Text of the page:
Honohan ‘relaxed’ about foreign ownership in Irish banks
Published 23/11/2010 | 11:04
Central Bank Governor Patrick Honohan said he is "relaxed" about the idea of foreign investors taking control of Ireland’s largest banks.
“If our banking system had been largely owned by foreigners, then they would have absorbed very significant losses on their balance sheets,” Honohan said at an event in Dublin today. “I don’t really have a big problem.”
Taoiseach Brian Cowen said yesterday he will seek national elections early next year after seeking external aid on bailing out the country’s banking system.
Honohan said foreign banks can help improve access to credit and the nation “will have a slimmed down” financial system in the future.
The Government on November 21 was forced to seek a bailout from the European Union and the International Monetary Fund that analysts at Goldman Sachs estimate may total €95bn after mounting costs to stabilise the banking system pushed up state debt and eroded confidence.
Ireland may have to spend €50bn -- about one- third of gross domestic product -- to keep its banking system afloat, according to Central Bank figures published on September 30.
Allied Irish Banks and Bank of Ireland would each need at least €2.5bn to raise their equity Tier 1 ratios to more than 10pc, Ciaran Callaghan, an analyst with NCB Stockbrokers wrote in an note on November 18.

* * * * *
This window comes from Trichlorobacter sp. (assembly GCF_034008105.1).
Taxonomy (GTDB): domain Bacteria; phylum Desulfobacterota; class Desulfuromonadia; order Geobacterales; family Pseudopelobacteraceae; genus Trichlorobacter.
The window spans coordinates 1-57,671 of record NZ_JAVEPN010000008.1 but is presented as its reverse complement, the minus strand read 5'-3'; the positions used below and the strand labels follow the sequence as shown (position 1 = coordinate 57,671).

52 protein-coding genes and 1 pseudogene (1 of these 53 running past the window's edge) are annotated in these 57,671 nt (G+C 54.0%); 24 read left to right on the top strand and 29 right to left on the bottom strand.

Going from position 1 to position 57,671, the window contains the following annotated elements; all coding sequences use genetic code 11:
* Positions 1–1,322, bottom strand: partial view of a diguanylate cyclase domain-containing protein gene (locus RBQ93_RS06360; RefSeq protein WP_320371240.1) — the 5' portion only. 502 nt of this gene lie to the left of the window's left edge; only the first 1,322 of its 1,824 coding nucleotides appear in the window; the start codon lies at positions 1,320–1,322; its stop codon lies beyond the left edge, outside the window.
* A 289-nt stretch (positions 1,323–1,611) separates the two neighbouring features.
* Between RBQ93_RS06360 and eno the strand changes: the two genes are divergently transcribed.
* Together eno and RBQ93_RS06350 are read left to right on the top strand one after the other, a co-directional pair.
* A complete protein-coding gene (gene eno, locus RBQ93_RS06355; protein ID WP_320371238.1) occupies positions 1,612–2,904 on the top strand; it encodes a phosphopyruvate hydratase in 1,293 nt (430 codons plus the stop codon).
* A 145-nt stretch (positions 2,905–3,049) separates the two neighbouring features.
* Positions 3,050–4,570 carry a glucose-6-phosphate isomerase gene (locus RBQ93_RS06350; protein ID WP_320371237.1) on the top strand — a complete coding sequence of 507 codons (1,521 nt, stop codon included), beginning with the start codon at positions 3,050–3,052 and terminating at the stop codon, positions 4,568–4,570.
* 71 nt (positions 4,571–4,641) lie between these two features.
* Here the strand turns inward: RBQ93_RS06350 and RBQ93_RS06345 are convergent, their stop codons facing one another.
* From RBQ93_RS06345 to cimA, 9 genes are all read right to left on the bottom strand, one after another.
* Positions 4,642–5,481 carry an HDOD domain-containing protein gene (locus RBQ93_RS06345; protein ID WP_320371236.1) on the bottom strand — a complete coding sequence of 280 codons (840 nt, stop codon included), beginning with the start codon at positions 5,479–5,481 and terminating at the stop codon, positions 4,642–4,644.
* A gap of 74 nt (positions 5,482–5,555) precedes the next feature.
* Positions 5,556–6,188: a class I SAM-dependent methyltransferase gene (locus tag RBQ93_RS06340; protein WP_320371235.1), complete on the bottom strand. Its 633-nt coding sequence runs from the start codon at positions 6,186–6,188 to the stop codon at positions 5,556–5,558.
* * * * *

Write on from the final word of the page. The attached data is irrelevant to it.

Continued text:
Bank of Ireland plunged 22pc to 31 cents at 10am in Dublin. AIB fell 17pc to 34 cents.
“We know that large international banks have made bad mistakes as well,” Honohan said. “Overall presence of foreign banks is a plus for the economy.”
A group of investor including US leveraged buyout firms Carlyle Group and WL Ross & Co, and led by Dublin-based Cardinal Asset Management, is among two preferred bidders for EBS Building Society, the government-controlled lender which is being sold.
Billionaire Dermot Desmond said last week Bank of Ireland or AIB should be sold to overseas buyers, as Ireland struggles to cope with a “financial emergency.”
The Government plans to unveil a four-year 15 billion euro austerity plan tomorrow.